We’ve all been there before; stuck waiting in a checkout line confronted by the conveniently placed impulse buys designed to give us a quick boost of endorphins, while also adding a few bucks onto the final sale. The entire interaction has been engineered with a quick conversion in mind, collapsing the steps between product discovery and purchase to get more shoppers to buy. And while no one will argue that this is an effective retailing strategy, it only works for certain kinds of purchases and only when someone is already in the context of a store with an intent to buy. What happens to all of those other occasions when someone comes across a product they want, but has no way to actually purchase it?
These lost sales opportunities have only only grown with the addition of more kinds of media. Every time a would-be shopper encounters a product in a print ad, social media feed or TV show, there’s a potential path to purchase that typically goes unfulfilled due to the complexities involved. No matter how much someone might desire that product in the moment, every step involved in locating it is one more obstacle they need to overcome.
However, a number of new digital technologies are helping to replicate the ease of the checkout line and enable it in any product context. This idea of a fully shoppable world is explored in a trend from PSFK Labs‘ Future of Retail report we call Omni Point-of-Purchase.
As customers turn to new channels to consume information and find inspiration, we are already seeing the effects on their shopping behaviors. According to the Harvard Business Review, 21% of Pinterest users bought an item in a store after pinning, repinning, or liking the item on the site. While new media platforms are already powerful tool for driving purchases through traditional channels, if combined with seamless purchasing tools, we can only imagine it leading to higher conversion rates. Looking at the potential of this trend to capture people’s attention in a multitasking media landscape, Lou Paskalis, VP of Global Media Content Development and Mobile Marketing at American Express tells Ad Age, “Consumers are impulsive and we realize how impulse sales in part of our business are driven by TV. While people who might try so-called “television commerce” today “are really savvy and sophisticated. In the future, it’s going to tip to an even broader audience, and they’re going to be able to transact on any screen.”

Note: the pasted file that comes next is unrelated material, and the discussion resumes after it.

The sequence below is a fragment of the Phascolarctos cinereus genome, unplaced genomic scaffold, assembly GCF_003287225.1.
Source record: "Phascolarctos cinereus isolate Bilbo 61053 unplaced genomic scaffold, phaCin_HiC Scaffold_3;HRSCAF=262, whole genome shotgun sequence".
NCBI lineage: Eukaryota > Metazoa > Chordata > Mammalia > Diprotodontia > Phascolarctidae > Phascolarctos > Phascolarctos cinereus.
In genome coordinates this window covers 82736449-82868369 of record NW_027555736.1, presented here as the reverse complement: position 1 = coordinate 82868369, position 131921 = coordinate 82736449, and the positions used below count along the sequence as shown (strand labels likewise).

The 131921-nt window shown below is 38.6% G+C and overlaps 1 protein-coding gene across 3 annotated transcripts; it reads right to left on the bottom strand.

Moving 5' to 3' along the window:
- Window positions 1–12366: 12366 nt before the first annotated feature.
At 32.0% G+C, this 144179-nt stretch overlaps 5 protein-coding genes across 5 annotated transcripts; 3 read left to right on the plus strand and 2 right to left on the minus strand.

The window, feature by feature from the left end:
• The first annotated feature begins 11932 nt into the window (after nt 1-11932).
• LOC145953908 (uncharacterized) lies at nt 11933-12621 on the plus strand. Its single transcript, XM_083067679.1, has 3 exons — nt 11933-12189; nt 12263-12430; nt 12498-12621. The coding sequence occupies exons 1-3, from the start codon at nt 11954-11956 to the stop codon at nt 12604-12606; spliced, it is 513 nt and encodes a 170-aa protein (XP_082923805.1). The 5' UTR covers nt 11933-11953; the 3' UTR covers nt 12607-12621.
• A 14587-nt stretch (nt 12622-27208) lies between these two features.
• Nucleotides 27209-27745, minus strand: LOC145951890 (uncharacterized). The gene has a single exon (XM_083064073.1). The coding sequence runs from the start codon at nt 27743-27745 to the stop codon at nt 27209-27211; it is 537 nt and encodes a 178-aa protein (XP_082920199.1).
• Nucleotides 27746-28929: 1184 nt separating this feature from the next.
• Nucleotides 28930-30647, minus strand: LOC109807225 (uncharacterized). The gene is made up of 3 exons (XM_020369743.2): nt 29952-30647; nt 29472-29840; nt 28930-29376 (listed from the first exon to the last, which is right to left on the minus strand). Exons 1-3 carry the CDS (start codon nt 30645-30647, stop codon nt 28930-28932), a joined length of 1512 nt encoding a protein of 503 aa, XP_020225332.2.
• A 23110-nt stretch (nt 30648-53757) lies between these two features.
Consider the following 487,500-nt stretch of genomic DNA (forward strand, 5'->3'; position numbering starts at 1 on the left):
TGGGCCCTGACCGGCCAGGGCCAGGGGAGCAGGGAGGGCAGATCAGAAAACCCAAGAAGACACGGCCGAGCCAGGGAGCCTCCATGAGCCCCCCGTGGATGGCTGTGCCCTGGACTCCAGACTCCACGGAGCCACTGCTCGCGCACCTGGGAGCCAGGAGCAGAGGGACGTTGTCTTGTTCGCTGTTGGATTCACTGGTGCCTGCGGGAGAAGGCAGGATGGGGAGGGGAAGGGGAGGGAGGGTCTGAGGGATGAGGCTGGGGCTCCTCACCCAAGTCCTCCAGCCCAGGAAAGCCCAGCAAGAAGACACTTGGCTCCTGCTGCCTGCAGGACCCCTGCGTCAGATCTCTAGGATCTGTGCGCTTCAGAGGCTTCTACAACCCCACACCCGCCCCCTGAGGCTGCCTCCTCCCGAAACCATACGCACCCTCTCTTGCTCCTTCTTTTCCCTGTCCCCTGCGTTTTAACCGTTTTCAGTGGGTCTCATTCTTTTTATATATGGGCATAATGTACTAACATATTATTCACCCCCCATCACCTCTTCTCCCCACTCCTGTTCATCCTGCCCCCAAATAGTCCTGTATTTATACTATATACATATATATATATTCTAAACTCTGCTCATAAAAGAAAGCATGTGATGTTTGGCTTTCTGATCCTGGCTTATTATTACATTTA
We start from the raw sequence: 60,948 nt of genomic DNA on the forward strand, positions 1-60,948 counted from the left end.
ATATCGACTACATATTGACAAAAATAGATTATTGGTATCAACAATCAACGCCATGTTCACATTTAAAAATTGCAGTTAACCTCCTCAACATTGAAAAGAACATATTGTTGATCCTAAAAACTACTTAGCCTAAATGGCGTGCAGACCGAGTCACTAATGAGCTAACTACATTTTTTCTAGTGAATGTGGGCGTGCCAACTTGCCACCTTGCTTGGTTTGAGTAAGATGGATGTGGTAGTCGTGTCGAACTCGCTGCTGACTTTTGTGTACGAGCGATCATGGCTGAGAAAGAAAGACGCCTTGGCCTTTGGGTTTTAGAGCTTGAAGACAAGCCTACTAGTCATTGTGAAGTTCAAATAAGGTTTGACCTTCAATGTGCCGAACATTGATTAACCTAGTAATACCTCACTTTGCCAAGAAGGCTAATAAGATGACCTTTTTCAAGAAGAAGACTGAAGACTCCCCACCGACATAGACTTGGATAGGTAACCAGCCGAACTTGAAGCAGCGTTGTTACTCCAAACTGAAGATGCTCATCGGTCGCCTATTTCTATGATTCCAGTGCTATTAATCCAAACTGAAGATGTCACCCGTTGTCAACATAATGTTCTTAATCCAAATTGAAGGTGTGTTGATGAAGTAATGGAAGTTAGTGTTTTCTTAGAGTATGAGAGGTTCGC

Still, retailers and brands shouldn’t get caught trying to overwhelm their customers with so many opportunities to buy, that they forget about shoppers’ needs. PSFK Labs’ Director, Scott Lachut cautions companies to remember that “Taking a shopper from discovery to checkout is only the first step. Decide how checkout and fulfillment will work to ensure the best end-to-end experience.”
As you consider how to create these buy anywhere opportunities as part of your own retail strategy, we suggest you ask yourself the following:
- What are the preferred destinations for your target customer base?
- How do you manage payments and inventory across these expanded channels?
- How can you develop partnerships with content platforms and media brands?
- Does the fulfillment process change alongside these new opportunities?
- What technology solutions would enable customers to easily find products and complete purchase?
- How do creative media, content and marketing assets change alongside this shoppable dynamic?
In the fourth edition of the Future of Retail Report, PSFK Labs brings together two interconnected themes and eleven key trends that provide a foundation for the modern shopping experience. The findings are brought to life with best-in-class examples, actionable strategies and leading questions to inspire leading retailers and brands. Join us at our San Francisco conference on Nov. 21st where talks from retail innovators will bring the key themes to life.